Fiscal tsunami warning

Here's the bad news -- and it is bad indeed:


"We face a demographic tsunami" that "will never recede," (comptroller general of the United States) David Walker tells a group of reporters. ...
To hear Walker, the nation's top auditor, tell it, the United States can be likened to Rome before the fall of the empire. Its financial condition is "worse than advertised," he says. It has a "broken business model." It faces deficits in its budget, its balance of payments, its savings — and its leadership.
Walker's not the only one saying it. As Congress and the White House struggle to trim up to $50 billion from the federal budget over five years — just 3% of the $1.6 trillion in deficits projected for that period — budget experts say the nation soon could face its worst fiscal crisis since at least 1983, when Social Security bordered on bankruptcy.
Without major spending cuts, tax increases or both, the national debt will grow more than $3 trillion through 2010, to $11.2 trillion — nearly $38,000 for every man, woman and child. The interest alone would cost $561 billion in 2010, the same as the Pentagon. [LINK via Daily Kos]
Alll this red ink, combined with Bush's plummeting poll numbers, is creating a huge rift within congressional Republicans over just where to make those spending cuts:
Much of the debate that has split Republicans in Congress has been about money: How can the nation pay for hurricane relief, rein in federal spending to address mounting budget deficits, and renew major tax cuts at the same time?
In the Senate Finance Committee last week, Republicans were unable to pass an almost $70 billion tax cut plan when Sen. Olympia Snowe, a moderate Republican from Maine, balked at extending a tax break on capital gains and dividends -- which tends to favor wealthier investors -- at the same time Congress is cutting social programs that benefit mostly the poor.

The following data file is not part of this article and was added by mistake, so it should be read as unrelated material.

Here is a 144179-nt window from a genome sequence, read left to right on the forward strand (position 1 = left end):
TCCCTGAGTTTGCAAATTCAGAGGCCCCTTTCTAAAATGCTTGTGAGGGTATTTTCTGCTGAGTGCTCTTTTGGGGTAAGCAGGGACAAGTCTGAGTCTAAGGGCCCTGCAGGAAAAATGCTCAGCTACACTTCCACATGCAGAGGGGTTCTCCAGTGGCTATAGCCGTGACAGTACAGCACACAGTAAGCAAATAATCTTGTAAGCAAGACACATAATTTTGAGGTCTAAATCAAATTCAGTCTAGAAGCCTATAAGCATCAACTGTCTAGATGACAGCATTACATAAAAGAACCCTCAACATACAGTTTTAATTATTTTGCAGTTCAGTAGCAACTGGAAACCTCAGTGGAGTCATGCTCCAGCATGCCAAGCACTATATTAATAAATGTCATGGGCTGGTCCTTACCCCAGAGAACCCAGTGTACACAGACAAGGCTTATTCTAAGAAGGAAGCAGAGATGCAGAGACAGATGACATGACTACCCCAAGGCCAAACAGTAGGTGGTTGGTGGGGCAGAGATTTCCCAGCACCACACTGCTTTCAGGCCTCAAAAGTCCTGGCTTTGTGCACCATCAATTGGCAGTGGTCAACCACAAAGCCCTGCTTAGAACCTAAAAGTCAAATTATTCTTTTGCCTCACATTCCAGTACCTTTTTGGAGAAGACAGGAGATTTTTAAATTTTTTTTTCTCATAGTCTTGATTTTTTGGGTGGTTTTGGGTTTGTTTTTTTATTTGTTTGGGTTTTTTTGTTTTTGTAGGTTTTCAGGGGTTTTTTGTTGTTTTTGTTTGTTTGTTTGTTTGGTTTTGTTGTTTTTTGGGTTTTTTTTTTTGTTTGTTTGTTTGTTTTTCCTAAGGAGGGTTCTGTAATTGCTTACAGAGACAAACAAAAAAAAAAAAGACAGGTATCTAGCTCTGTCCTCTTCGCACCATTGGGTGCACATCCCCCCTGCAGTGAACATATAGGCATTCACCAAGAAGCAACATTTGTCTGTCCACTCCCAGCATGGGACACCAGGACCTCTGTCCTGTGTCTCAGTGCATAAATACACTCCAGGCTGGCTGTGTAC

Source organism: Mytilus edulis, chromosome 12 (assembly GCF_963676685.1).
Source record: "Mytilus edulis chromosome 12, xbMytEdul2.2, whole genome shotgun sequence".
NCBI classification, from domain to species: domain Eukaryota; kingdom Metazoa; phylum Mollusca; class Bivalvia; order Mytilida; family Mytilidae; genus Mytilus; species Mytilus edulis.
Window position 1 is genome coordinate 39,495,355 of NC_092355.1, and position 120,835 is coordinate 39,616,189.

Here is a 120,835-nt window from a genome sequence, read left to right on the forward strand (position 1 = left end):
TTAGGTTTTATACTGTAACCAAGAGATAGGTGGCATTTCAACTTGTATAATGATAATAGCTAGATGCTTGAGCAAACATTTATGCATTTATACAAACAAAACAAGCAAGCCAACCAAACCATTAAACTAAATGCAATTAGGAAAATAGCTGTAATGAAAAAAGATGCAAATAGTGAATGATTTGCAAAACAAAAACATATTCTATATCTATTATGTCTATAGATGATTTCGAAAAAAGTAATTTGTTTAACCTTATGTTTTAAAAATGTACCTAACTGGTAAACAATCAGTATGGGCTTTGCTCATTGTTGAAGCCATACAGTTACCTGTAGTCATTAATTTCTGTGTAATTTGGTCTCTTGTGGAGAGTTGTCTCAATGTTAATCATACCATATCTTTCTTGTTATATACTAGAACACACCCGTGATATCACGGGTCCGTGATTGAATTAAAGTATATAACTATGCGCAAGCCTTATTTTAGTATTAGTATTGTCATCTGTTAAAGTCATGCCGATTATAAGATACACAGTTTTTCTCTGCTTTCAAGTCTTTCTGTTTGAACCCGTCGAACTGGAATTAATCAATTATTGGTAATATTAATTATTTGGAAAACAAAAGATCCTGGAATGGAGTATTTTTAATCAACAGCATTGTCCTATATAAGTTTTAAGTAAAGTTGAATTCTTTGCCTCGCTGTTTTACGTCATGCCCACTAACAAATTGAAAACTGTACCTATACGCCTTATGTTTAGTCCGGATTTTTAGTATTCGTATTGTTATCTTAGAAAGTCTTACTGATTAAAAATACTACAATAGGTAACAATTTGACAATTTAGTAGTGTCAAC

In the House, Republican leaders are trying to cool the intraparty tensions between moderates and conservatives over a budget bill that would cut $51 billion in federal spending.
House Majority Leader Roy Blunt, R-Mo., postponed a vote on the bill Thursday after GOP moderates complained it would cut too deeply into programs such as Medicaid, Medicare, food stamps, college loans and foster care. Many conservatives had been pushing for even bigger cuts.
To secure enough votes for passage, Blunt reached a deal with moderates to drop provisions that would allow drilling in the Arctic National Wildlife Refuge in Alaska and in the outer continental shelf, and to soften a proposed cut in food stamps for legal immigrants. But the deal backfired when angry conservative House members said they no longer could support the package. [LINK]
It's clear that the House conservatives are suffering yet another bout of Gingrich-itis, i.e. extreme political hubris that disdains compromise in favor of ideology. We all know how that story ends.

If we get lucky, moderate Republicans and Democrats can stonewall any dramatic cuts until the midterm elections. Of course, none of this matters if the Democratic party isn't willing to propose a bold new economic vision that will not just put them back in power, but also save the nation from this latest disaster.
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